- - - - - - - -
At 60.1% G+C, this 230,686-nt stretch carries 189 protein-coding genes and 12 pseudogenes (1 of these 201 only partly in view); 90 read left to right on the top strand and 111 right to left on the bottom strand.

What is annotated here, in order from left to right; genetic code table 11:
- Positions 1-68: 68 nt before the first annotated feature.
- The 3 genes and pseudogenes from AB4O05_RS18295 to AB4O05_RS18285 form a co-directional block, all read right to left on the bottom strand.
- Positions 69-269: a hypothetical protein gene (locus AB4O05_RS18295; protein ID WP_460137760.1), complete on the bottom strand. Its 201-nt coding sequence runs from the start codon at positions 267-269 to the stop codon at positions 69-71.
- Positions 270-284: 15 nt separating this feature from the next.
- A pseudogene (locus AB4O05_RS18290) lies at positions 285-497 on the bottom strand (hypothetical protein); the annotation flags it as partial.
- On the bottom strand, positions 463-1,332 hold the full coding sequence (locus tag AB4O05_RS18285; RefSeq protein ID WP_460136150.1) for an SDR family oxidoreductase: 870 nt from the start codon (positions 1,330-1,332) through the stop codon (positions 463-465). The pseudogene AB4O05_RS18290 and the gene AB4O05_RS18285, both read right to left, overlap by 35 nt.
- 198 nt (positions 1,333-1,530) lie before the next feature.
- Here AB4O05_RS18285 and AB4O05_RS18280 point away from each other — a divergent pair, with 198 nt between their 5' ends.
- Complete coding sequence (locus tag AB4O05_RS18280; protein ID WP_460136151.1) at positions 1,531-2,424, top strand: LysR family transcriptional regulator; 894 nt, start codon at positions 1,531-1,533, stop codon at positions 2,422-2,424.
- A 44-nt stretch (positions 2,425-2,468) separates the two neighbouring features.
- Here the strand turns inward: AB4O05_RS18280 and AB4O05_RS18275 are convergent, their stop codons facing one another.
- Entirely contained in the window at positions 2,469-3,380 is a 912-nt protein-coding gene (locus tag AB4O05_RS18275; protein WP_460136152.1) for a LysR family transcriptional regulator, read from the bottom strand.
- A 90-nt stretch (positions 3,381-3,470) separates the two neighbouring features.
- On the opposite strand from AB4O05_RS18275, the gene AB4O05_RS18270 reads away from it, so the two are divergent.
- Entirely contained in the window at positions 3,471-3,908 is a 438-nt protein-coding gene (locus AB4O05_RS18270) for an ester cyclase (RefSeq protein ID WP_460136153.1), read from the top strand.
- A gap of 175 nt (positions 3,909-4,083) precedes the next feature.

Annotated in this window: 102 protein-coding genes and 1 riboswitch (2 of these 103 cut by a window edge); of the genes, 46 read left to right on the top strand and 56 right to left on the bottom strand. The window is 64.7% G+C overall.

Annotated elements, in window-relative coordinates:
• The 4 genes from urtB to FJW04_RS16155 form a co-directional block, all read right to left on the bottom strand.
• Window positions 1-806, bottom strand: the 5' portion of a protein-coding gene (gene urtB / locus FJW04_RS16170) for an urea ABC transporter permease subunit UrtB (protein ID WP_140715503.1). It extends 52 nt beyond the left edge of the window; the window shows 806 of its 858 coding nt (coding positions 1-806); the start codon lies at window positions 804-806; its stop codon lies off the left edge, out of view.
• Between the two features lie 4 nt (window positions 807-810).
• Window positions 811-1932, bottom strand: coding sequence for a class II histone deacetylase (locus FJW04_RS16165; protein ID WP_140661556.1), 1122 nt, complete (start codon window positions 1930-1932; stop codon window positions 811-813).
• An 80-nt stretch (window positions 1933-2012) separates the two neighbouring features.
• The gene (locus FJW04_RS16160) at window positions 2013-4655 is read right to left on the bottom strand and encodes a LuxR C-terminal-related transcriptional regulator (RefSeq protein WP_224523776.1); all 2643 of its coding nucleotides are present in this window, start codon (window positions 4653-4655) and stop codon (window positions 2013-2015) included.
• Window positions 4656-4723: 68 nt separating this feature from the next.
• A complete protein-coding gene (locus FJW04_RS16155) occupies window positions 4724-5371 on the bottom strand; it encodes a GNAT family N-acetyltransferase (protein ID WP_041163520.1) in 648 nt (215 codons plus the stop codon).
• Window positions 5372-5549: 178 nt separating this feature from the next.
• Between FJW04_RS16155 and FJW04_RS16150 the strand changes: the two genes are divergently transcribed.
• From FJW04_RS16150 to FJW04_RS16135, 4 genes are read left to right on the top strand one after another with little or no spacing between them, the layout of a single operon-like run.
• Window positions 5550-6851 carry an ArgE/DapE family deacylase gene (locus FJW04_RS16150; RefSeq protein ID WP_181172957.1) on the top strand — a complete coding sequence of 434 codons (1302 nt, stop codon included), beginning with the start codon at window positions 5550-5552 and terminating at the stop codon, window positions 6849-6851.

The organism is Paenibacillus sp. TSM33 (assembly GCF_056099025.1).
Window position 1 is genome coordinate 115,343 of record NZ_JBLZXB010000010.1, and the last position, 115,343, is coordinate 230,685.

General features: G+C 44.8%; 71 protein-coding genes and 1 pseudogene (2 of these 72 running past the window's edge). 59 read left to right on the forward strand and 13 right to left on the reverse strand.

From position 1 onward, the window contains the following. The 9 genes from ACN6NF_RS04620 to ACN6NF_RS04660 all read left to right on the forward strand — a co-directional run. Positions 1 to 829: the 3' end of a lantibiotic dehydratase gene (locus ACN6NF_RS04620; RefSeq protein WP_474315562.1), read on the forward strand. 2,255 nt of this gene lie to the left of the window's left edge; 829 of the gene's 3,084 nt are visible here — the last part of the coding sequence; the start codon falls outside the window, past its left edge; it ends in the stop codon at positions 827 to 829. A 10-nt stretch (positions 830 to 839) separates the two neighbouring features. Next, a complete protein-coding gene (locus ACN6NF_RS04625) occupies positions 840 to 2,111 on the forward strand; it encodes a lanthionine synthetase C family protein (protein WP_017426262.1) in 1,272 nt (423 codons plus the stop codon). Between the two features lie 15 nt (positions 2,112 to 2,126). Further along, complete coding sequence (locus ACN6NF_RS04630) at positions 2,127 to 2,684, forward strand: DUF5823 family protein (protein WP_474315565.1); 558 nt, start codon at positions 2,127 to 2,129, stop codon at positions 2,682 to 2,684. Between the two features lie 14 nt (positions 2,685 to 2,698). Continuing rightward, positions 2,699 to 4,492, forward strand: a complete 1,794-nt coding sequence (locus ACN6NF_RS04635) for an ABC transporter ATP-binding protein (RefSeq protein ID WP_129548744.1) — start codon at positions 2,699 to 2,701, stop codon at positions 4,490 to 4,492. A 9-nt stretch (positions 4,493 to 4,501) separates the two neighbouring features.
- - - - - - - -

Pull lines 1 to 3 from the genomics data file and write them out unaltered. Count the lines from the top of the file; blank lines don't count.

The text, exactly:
At 60.1% G+C, this 230,686-nt stretch carries 189 protein-coding genes and 12 pseudogenes (1 of these 201 only partly in view); 90 read left to right on the top strand and 111 right to left on the bottom strand.

What is annotated here, in order from left to right; genetic code table 11:
- Positions 1-68: 68 nt before the first annotated feature.